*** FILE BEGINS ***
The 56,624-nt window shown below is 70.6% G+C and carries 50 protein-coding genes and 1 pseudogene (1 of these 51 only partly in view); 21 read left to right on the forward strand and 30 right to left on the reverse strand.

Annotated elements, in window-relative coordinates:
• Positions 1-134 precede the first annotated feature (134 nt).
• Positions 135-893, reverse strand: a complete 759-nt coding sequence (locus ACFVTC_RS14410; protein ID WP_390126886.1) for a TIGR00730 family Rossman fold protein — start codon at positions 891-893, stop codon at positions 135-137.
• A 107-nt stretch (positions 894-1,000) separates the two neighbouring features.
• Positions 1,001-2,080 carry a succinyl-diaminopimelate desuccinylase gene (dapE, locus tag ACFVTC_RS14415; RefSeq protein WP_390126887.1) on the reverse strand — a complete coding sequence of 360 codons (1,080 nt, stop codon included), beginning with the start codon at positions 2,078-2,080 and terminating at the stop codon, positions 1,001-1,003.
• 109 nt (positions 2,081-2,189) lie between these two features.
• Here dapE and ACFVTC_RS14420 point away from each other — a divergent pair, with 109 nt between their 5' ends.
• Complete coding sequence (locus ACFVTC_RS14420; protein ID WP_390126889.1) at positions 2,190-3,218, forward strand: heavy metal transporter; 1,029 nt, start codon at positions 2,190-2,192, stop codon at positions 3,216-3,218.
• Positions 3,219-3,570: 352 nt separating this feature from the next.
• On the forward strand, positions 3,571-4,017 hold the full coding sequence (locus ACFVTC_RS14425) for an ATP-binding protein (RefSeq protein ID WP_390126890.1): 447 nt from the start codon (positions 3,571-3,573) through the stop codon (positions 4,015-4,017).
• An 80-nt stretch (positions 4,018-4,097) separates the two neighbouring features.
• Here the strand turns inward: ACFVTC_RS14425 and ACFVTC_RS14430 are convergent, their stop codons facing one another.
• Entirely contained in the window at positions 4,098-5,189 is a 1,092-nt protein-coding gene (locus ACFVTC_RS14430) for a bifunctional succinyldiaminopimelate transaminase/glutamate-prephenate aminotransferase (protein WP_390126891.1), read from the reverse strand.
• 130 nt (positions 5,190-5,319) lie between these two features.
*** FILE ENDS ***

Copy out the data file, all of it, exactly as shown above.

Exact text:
The 56,624-nt window shown below is 70.6% G+C and carries 50 protein-coding genes and 1 pseudogene (1 of these 51 only partly in view); 21 read left to right on the forward strand and 30 right to left on the reverse strand.

Annotated elements, in window-relative coordinates:
• Positions 1-134 precede the first annotated feature (134 nt).
• Positions 135-893, reverse strand: a complete 759-nt coding sequence (locus ACFVTC_RS14410; protein ID WP_390126886.1) for a TIGR00730 family Rossman fold protein — start codon at positions 891-893, stop codon at positions 135-137.
• A 107-nt stretch (positions 894-1,000) separates the two neighbouring features.
• Positions 1,001-2,080 carry a succinyl-diaminopimelate desuccinylase gene (dapE, locus tag ACFVTC_RS14415; RefSeq protein WP_390126887.1) on the reverse strand — a complete coding sequence of 360 codons (1,080 nt, stop codon included), beginning with the start codon at positions 2,078-2,080 and terminating at the stop codon, positions 1,001-1,003.
• 109 nt (positions 2,081-2,189) lie between these two features.
• Here dapE and ACFVTC_RS14420 point away from each other — a divergent pair, with 109 nt between their 5' ends.
• Complete coding sequence (locus ACFVTC_RS14420; protein ID WP_390126889.1) at positions 2,190-3,218, forward strand: heavy metal transporter; 1,029 nt, start codon at positions 2,190-2,192, stop codon at positions 3,216-3,218.
• Positions 3,219-3,570: 352 nt separating this feature from the next.
• On the forward strand, positions 3,571-4,017 hold the full coding sequence (locus ACFVTC_RS14425) for an ATP-binding protein (RefSeq protein ID WP_390126890.1): 447 nt from the start codon (positions 3,571-3,573) through the stop codon (positions 4,015-4,017).
• An 80-nt stretch (positions 4,018-4,097) separates the two neighbouring features.
• Here the strand turns inward: ACFVTC_RS14425 and ACFVTC_RS14430 are convergent, their stop codons facing one another.
• Entirely contained in the window at positions 4,098-5,189 is a 1,092-nt protein-coding gene (locus ACFVTC_RS14430) for a bifunctional succinyldiaminopimelate transaminase/glutamate-prephenate aminotransferase (protein WP_390126891.1), read from the reverse strand.
• 130 nt (positions 5,190-5,319) lie between these two features.